Written PostCatching Up on 2010: Josh Reviews The Kids Are All Right

Catching Up on 2010: Josh Reviews The Kids Are All Right

In Lisa Cholodenko’s film The Kids Are All Right, we meet Nic (Annette Bening) and Jules (Julianne Moore), a loving lesbian couple who have been raising two kids together: Joni (Mia Wasikowska) and Laser (Josh Hutcherson).  Their lives aren’t perfect, but over-all it’s a stable, happy family unit.  But when Laser convinces Joni to help him find their biological father (though Nic gave birth to Joni and Jules gave birth to Laser, they share the same sperm donor), the foundations of the family are shaken.

I was really quite taken with this film.  I think it’s an interesting story filled with complex, human characters, and all of the lead actors give terrific performances.  I was ultimately dissatisfied with where the narrative wound up (more on that later), which lessens the film’s total impact slightly for me, but it’s still a very solid, enjoyable, aimed-at-adults movie.

I’ve been complaining a lot recently about films with one-dimensional characters.  I don’t mind films having heroes and villains, and likable and unlikable characters.  I simply tend to prefer films where the characters aren’t completely black and white.  (Ex. This father is a TOTAL JERK with no redeeming qualities.)  So major props to writer/director Ms. Cholodenko and co-writer Stuart Blumberg for crafting a story filled with truly human characters.  No one in The Kids Are All Right is a total saint.  The characters have positive qualities and some negative ones as well.  Likable characters make some bad decisions.  It’s thrillingly refreshing.

This top-notch material is elevated by a wonderful cast.  Annette Bening and Julianne Moore are both phenomenal as Nic and Jules.  These characters felt completely REAL to me, and their relationship felt equally honest.  It’s sweet and messy and complicated and feels really true.  I like that we get to see the two sharing some tender moments, as well as the times when they seem completely distant from one another.

Equally wonderful are the two kids.  Mia Wasikowska was one of the few good things in Tim Burton’s Alice in Wonderland (read my review here), and it’s delightful to see her looking and acting like a real human being without all of that accompanying Tim Burton weirdness.  Ms. Wasikowska is able to bring to life Joni’s innocence, as well as to her growing temptation to leave her childhood behind and step into the trappings of an adult.  Josh Hutcherson is also strong as her brother Laser (pronounced Lazer).  He’s already begun to push at the boundaries of conformity and acceptable behavior, but Mr. Hutcherson keeps reminding us of Laser’s good-natured side as well (a product, one can assume, of the strong upbringing he’s received from his two moms).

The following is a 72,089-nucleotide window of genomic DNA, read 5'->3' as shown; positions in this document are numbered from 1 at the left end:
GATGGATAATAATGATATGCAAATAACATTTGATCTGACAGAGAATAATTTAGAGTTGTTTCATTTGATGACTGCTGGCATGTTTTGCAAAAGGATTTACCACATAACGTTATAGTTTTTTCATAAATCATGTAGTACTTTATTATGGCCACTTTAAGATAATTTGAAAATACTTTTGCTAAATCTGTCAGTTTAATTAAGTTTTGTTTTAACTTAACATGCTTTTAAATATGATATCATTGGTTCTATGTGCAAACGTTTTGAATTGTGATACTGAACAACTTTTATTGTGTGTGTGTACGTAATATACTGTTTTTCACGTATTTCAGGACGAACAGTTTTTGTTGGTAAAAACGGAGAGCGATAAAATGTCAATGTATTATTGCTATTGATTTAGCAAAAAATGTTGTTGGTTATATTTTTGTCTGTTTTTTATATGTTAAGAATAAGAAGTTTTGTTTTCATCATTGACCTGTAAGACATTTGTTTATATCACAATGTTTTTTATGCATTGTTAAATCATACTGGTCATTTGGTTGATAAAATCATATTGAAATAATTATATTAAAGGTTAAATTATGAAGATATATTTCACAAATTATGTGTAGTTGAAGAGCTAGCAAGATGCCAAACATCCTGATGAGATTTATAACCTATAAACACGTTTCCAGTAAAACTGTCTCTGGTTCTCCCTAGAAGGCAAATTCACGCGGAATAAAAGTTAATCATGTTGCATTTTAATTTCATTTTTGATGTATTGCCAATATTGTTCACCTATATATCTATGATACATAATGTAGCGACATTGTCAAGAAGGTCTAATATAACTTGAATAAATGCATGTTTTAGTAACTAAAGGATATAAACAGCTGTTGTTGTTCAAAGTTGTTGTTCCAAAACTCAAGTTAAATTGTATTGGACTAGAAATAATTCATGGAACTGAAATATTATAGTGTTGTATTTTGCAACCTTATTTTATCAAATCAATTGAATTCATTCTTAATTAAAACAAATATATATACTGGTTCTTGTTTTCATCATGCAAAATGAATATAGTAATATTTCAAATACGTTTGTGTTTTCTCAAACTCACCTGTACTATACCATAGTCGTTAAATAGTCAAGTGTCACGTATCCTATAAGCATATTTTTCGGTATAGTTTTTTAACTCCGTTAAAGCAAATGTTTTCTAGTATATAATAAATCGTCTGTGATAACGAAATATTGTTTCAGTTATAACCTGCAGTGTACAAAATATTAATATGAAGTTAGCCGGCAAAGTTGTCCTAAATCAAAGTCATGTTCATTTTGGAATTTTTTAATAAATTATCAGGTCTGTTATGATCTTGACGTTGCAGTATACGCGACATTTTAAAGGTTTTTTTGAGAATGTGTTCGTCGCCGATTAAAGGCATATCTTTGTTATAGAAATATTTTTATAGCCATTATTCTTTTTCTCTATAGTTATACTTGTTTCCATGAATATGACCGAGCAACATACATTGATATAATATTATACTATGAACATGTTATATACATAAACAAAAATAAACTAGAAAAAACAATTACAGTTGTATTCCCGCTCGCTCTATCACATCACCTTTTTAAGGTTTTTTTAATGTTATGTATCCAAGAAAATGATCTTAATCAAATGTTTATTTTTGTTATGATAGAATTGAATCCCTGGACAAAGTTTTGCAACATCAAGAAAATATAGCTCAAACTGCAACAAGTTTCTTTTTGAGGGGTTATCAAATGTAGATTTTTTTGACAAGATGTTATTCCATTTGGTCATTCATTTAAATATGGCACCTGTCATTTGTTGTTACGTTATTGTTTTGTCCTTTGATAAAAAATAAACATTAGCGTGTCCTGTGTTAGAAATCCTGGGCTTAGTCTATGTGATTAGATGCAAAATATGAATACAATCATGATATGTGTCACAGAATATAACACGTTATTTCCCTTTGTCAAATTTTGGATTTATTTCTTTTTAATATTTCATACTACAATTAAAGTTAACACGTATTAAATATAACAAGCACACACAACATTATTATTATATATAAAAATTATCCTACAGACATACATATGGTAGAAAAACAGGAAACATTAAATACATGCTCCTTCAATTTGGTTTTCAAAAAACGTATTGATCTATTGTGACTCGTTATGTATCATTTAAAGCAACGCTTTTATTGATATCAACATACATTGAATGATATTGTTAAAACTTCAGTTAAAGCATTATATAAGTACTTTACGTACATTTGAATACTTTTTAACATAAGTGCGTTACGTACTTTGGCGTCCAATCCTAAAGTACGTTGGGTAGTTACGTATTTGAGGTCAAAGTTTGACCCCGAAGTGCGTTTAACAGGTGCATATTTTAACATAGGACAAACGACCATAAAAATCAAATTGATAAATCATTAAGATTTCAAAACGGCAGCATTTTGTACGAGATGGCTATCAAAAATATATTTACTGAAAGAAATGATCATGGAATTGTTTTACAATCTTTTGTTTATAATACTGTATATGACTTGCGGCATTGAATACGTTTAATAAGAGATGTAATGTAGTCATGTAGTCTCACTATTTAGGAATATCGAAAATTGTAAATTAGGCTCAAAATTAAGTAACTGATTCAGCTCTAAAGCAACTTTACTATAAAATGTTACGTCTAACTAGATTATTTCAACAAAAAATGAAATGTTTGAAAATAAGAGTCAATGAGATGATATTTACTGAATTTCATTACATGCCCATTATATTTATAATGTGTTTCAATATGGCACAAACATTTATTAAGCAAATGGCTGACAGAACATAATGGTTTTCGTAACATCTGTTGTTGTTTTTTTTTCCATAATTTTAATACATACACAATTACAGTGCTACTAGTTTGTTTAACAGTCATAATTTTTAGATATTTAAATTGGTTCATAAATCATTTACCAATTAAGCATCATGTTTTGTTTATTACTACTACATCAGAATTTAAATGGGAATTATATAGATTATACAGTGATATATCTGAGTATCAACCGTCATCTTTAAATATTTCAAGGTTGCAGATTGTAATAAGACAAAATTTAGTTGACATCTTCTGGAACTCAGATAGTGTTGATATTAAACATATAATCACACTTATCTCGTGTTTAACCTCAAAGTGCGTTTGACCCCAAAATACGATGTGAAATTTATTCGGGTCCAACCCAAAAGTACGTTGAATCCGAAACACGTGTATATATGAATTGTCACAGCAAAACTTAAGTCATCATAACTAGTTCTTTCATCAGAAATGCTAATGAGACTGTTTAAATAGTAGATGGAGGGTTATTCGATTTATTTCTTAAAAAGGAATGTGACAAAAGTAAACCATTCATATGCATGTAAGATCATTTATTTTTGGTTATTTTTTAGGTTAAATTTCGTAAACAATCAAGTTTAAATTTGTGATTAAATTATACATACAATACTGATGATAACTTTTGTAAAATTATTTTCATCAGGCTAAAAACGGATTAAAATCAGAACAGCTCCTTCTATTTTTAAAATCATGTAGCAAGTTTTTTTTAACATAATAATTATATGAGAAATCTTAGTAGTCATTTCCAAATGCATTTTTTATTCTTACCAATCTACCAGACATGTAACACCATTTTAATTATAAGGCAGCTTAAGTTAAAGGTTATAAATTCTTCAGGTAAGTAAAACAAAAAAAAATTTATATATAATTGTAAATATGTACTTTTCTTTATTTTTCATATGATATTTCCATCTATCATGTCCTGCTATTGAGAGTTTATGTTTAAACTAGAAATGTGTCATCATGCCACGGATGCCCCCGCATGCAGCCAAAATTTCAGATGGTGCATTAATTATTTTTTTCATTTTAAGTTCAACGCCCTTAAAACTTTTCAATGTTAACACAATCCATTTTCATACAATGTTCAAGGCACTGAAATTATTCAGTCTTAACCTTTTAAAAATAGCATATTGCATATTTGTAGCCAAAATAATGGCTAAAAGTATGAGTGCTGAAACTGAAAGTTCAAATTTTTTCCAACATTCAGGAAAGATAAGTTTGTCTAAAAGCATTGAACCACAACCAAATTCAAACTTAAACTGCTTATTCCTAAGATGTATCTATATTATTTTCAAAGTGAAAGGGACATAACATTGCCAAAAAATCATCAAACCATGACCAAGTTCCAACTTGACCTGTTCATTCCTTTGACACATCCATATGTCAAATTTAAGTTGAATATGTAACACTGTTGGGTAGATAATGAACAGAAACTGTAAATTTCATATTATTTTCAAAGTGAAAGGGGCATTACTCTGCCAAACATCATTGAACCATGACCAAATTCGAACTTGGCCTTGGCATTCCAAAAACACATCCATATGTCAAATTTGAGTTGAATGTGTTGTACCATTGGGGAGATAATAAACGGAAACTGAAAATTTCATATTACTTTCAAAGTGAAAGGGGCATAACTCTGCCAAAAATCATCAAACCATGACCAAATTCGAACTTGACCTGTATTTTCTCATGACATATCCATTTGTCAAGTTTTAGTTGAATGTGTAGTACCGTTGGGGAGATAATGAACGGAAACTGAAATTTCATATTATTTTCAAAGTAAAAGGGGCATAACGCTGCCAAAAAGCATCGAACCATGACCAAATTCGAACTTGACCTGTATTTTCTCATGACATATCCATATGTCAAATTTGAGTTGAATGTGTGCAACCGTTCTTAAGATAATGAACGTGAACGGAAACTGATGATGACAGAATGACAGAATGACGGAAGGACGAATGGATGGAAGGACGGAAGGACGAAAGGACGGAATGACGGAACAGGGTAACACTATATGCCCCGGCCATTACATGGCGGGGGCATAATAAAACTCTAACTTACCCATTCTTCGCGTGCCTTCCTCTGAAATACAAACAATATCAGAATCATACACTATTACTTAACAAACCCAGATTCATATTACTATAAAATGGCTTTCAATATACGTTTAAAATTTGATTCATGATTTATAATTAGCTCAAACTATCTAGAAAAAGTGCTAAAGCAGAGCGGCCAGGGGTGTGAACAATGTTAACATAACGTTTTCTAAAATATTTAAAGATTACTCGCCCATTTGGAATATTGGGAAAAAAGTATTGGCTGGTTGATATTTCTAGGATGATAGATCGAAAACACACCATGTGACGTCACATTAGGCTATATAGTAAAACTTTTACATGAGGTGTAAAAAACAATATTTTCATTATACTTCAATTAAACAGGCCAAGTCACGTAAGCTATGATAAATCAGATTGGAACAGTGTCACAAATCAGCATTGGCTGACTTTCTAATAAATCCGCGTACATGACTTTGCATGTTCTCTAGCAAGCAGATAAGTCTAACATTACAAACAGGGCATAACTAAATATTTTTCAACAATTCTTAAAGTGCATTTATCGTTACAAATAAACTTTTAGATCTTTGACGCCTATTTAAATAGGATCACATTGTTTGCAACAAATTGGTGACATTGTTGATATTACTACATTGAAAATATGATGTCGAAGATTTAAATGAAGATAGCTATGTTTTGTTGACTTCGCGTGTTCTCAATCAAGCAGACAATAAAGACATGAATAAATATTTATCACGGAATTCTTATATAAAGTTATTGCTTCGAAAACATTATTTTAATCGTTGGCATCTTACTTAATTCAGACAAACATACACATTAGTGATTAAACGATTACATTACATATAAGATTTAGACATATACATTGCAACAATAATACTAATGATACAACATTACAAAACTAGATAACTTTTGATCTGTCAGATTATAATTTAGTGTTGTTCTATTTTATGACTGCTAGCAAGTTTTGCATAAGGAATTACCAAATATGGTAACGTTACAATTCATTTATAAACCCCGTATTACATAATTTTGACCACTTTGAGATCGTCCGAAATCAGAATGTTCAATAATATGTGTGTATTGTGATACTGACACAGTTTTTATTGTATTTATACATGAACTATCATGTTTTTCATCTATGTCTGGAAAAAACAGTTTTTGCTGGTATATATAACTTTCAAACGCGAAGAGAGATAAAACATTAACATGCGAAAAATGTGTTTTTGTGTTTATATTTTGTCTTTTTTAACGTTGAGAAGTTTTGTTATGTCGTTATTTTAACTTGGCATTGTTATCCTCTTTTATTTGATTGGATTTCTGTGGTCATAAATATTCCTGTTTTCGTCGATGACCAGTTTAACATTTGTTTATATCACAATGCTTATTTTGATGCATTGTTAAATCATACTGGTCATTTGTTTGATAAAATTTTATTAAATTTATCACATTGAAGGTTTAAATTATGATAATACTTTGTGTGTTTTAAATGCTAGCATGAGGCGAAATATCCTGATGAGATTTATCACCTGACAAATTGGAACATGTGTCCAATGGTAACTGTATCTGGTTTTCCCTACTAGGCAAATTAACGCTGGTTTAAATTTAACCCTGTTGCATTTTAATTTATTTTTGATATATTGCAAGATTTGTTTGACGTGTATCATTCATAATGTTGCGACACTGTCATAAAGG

Then there is Paul (Mark Ruffalo).  I’m a big fan of Mr. Ruffalo’s work and he turns in another interesting performance here, crafting a wonderfully idiosyncratic and complex character in Paul.  Ultimately I have a lot more sympathy for Paul than it seems the filmmakers do, and it’s in where his narrative winds up that I have my biggest problems with the film.  (Some SPOILERS ahead, my friends, so beware.)

I was left quite unsettled by the way that Paul basically winds up excommunicated from the family.  I think that’s a terrible thing to do to him, and I object to the idea that the family cannot function if he has any contact with them.  Is Paul perfect?  Absolutely not, far from it.  He makes some selfish, bone-head decisions.  But I can understand why he makes those decisions.  He’s overwhelmed by the emotions of being a part of a family for the first time, and those feelings go to his head.  His mistakes come from that source, and while that is bad, it doesn’t seem to me like that makes him a total scoundrel.  Remember that it was Joni and Laser who reached out to him at the start of the film, and not the other way around.  They asked HIM to be involved in their lives.  To then yank that away from him at the end of the film seems terribly cruel.

(You could argue to me that that was the filmmakers’ intent — that they wanted the audience to be left unsettled by this almost-tragic ending to the story.  But I don’t think that’s the case.  While The Kids Are All Right has some very serious content in it, and some very emotional, wrenching scenes, there’s also a lightness and joy to the film — which is part of what makes it, for the most part, such a compelling movie.  I don’t think the filmmakers set out to make a tragedy with this film.  I don’t think the ending was intended to be a dour ending.  It’s not a totally happy ending, that’s for sure — and again, that is to the filmmakers’ credit, for avoiding a simplistic Hollywood happy ending — but overall I think the filmmakers want us to be happy that the family remains united at the conclusion of the story, not unhappy that Paul has been excluded.  But I felt bad for Paul, dammit!!)

Does the ending ruin the film for me?  Certainly not.  What’s great about the film remains great, and I do enjoy a film that leaves one with a lot to think about and to talk about.  I’m glad to have caught up with this film during my end-of-the-year catch-up session.